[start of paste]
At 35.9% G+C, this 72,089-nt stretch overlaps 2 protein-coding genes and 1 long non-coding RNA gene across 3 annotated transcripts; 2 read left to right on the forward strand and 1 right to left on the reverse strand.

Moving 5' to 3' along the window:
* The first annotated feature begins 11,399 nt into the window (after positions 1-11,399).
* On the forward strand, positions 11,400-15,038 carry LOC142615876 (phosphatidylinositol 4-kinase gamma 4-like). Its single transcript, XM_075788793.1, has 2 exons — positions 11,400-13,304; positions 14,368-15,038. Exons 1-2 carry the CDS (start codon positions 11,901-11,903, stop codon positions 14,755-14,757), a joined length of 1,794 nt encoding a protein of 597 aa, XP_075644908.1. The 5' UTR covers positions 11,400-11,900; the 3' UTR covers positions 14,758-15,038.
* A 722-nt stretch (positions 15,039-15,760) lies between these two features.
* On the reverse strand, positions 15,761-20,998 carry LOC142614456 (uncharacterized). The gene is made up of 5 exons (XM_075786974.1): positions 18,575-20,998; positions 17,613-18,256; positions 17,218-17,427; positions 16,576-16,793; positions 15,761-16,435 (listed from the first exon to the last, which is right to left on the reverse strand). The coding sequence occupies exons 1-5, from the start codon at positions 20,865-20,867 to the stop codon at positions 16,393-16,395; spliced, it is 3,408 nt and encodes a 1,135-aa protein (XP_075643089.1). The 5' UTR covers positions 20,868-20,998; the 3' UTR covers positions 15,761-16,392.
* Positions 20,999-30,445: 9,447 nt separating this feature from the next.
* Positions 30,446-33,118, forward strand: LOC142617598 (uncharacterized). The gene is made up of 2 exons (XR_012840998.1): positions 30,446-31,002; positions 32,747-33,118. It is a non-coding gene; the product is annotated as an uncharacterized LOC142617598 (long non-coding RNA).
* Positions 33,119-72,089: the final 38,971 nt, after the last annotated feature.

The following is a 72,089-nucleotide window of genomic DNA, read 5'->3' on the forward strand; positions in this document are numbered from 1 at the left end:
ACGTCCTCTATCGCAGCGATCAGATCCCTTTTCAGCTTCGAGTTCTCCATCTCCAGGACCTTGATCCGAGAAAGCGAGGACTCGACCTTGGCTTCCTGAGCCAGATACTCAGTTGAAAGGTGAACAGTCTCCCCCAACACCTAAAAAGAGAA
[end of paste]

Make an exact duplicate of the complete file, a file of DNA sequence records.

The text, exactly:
At 35.9% G+C, this 72,089-nt stretch overlaps 2 protein-coding genes and 1 long non-coding RNA gene across 3 annotated transcripts; 2 read left to right on the forward strand and 1 right to left on the reverse strand.

Moving 5' to 3' along the window:
* The first annotated feature begins 11,399 nt into the window (after positions 1-11,399).
* On the forward strand, positions 11,400-15,038 carry LOC142615876 (phosphatidylinositol 4-kinase gamma 4-like). Its single transcript, XM_075788793.1, has 2 exons — positions 11,400-13,304; positions 14,368-15,038. Exons 1-2 carry the CDS (start codon positions 11,901-11,903, stop codon positions 14,755-14,757), a joined length of 1,794 nt encoding a protein of 597 aa, XP_075644908.1. The 5' UTR covers positions 11,400-11,900; the 3' UTR covers positions 14,758-15,038.
* A 722-nt stretch (positions 15,039-15,760) lies between these two features.
* On the reverse strand, positions 15,761-20,998 carry LOC142614456 (uncharacterized). The gene is made up of 5 exons (XM_075786974.1): positions 18,575-20,998; positions 17,613-18,256; positions 17,218-17,427; positions 16,576-16,793; positions 15,761-16,435 (listed from the first exon to the last, which is right to left on the reverse strand). The coding sequence occupies exons 1-5, from the start codon at positions 20,865-20,867 to the stop codon at positions 16,393-16,395; spliced, it is 3,408 nt and encodes a 1,135-aa protein (XP_075643089.1). The 5' UTR covers positions 20,868-20,998; the 3' UTR covers positions 15,761-16,392.
* Positions 20,999-30,445: 9,447 nt separating this feature from the next.
* Positions 30,446-33,118, forward strand: LOC142617598 (uncharacterized). The gene is made up of 2 exons (XR_012840998.1): positions 30,446-31,002; positions 32,747-33,118. It is a non-coding gene; the product is annotated as an uncharacterized LOC142617598 (long non-coding RNA).
* Positions 33,119-72,089: the final 38,971 nt, after the last annotated feature.

The following is a 72,089-nucleotide window of genomic DNA, read 5'->3' on the forward strand; positions in this document are numbered from 1 at the left end:
ACGTCCTCTATCGCAGCGATCAGATCCCTTTTCAGCTTCGAGTTCTCCATCTCCAGGACCTTGATCCGAGAAAGCGAGGACTCGACCTTGGCTTCCTGAGCCAGATACTCAGTTGAAAGGTGAACAGTCTCCCCCAACACCTAAAAAGAGAA